Let’s understand politics through a feminist lens.
Consider this scenario: “Mothers may have careers, but their first duty is to be homemakers,” says Mitro, father of newborn twins, a son and a daughter, during a chai pe charcha (talking over tea) at his corporate office in Gurgaon.
As readers, did this proposition trigger reactions in your mind? How do you feel about this? Do you support it? Are you against it? Did you feel nothing at all? Hold on to that thought for a while.
Well, the reactions or responses going on in your mind are your “politics”. If Mitro’s spouse doesn’t enjoy doing household chores regularly, what scenarios would she face at home?
A tug of war starts when someone chooses to oppose the status quo. These are the instances where we see politics getting exercised. Having a neutral, or “apolitical” stand won’t stir up a commotion, and that is why it strengthens the proposed idea by default.
According to Wikipedia, “Politics is a way of promoting one’s ideas through a group of people.” Politics is observed in all human, group interactions… In corporate, academic and religious institutions as well as family units.
You may not have thought about politics as omnipresent. We have repeatedly been told that politics is the prerogative of politicians and political parties. We choose them so that they can think about all this high-level stuff.
We distance ourselves from the notion of practising politics. We think of politics as existing outside our lives… Something irrelevant to our everyday existence, while the truth is contrary. Honestly, the system has made us buy this “apolitical by default” approach.
As Leena Mariam Koshy puts it so eloquently, while talking about the politics of making a public university toe the line: “Who, but an authoritarian regime is afraid of egalitarian research and inquiry-based education that is made available to the entire population.”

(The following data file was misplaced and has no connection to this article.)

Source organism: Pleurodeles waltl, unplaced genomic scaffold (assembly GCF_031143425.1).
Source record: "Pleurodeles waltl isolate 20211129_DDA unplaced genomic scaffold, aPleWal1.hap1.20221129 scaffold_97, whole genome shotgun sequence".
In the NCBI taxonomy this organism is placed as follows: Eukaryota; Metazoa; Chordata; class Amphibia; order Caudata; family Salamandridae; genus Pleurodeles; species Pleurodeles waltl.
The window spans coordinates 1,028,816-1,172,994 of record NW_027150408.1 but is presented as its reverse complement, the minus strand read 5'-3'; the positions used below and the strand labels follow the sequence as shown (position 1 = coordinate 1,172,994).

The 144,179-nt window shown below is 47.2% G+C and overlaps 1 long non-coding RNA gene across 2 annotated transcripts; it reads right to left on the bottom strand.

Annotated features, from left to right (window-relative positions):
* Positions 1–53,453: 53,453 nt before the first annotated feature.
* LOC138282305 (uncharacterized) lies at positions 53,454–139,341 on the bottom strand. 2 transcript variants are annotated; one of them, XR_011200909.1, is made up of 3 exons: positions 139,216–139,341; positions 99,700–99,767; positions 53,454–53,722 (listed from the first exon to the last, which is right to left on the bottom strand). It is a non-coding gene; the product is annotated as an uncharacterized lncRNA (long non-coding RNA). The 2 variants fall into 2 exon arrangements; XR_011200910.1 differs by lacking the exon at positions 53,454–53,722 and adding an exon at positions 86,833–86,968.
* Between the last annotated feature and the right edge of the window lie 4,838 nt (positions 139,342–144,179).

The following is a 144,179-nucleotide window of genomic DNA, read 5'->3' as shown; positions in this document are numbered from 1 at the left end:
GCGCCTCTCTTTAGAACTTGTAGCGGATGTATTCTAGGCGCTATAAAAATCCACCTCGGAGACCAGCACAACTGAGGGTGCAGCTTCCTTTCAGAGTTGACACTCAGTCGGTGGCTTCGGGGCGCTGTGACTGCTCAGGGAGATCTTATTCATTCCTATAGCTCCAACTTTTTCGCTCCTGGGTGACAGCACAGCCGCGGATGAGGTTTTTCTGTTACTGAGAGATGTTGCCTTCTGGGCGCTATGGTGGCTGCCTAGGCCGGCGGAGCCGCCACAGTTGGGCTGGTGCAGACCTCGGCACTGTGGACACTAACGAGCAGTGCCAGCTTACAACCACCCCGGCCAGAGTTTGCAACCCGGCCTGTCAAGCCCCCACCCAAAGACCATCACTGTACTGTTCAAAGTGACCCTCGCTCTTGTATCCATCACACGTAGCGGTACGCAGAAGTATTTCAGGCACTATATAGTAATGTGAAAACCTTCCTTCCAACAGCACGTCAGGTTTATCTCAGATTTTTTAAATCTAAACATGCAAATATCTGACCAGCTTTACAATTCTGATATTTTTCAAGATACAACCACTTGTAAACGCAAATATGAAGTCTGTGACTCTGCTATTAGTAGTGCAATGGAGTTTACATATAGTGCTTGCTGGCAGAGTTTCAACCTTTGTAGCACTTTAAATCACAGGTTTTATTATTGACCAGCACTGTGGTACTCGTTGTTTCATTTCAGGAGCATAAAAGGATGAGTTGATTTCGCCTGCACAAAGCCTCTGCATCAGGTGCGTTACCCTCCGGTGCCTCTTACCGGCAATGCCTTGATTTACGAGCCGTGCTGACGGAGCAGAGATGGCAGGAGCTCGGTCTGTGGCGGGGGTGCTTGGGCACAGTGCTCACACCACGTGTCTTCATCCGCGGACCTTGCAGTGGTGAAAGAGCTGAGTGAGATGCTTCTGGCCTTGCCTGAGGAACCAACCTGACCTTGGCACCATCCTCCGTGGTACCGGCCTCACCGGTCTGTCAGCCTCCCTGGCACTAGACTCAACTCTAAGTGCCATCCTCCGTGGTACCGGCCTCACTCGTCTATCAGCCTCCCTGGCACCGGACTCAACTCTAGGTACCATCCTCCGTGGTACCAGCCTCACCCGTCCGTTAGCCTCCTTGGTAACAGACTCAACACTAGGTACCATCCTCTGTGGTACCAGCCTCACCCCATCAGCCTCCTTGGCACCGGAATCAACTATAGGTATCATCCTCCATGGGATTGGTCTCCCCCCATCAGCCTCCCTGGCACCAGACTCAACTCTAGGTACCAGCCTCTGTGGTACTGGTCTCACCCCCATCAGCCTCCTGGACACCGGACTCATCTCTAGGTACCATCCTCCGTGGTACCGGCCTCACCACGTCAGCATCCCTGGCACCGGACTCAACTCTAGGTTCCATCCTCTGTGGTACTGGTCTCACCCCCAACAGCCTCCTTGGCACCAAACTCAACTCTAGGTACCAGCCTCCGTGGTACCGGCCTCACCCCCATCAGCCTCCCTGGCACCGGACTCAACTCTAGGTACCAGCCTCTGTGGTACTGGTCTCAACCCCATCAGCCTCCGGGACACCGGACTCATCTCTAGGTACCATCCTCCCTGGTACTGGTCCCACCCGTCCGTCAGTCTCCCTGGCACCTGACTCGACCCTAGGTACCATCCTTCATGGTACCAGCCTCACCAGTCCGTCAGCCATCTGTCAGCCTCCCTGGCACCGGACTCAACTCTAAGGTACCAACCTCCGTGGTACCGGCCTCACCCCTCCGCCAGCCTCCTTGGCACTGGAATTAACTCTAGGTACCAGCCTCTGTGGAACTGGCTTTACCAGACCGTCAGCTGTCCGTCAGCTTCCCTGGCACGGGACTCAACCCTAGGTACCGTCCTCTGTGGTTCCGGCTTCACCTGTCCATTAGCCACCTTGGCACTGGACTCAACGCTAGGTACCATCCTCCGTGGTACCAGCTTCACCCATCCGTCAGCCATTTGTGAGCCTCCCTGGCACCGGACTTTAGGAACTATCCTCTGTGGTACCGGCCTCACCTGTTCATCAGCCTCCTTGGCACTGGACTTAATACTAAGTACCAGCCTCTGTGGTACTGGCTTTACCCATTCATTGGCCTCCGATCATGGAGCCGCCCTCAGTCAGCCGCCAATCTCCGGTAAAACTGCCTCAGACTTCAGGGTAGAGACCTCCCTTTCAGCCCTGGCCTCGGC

In the case of Mitro, he comes from a social order where men have the power, through the traditional authority vested in them to make “important decisions”. This means that his family unit falls under the patriarchal system.
You may have heard (not so) subtle patriarchal expressions within our “modern” families.
The International Labour Organization’s survey showed that a quarter of men and women worldwide think women should stay home to raise kids and do housework, instead of holding a paid job.
So, when Mitro believes that a woman’s primary job is to be a homemaker, isn’t it a “political stand”? There are chances that you may think that it’s his individual opinion. But, it’s important to remember that such an opinion benefits those who choose to “follow” it.
When men decide to go out and work, they earn money. When women “decide” to stay indoors, they “get safety”. Patriarchal conditioning, cultural norms and the prevalent social order influence these choices.
The patriarchal system gave Mitro the privilege to access quality education, social network, capital, work experiences, personality development as well as financial literacy and management. Once he used these privileges, he could derive the “power” to get things done his way.
Where do you see a space for his spouse to harness such a power position? See, the argument is not about being a homemaker versus being a professional. It’s about the ability to exercise an “individual choice” by people who are free from the coercion of the existing system.
Of course, there is another aspect to the politics here. As a gender norm, toxic masculinity has been forced upon young boys, seriously injuring some of them for life, including their empathy and emotional well-being.
By default, we all do practise our politics. This practical skill helps one get an idea about what is accepted in society. The primary question to ask yourself is how do you envision to “organise the society”?
Answering this is the start of you critically analysing your mindset, and everything happening around you.
If Mitro dreams of a “safe and just” world for his daughter, he will have to introspect and think about his own politics critically. Only then will he be able to question social narratives, unfair gender roles, and non-feminist legislation.
Friends, this is politics!
To know more about your own privilege(s), you may find this quiz helpful.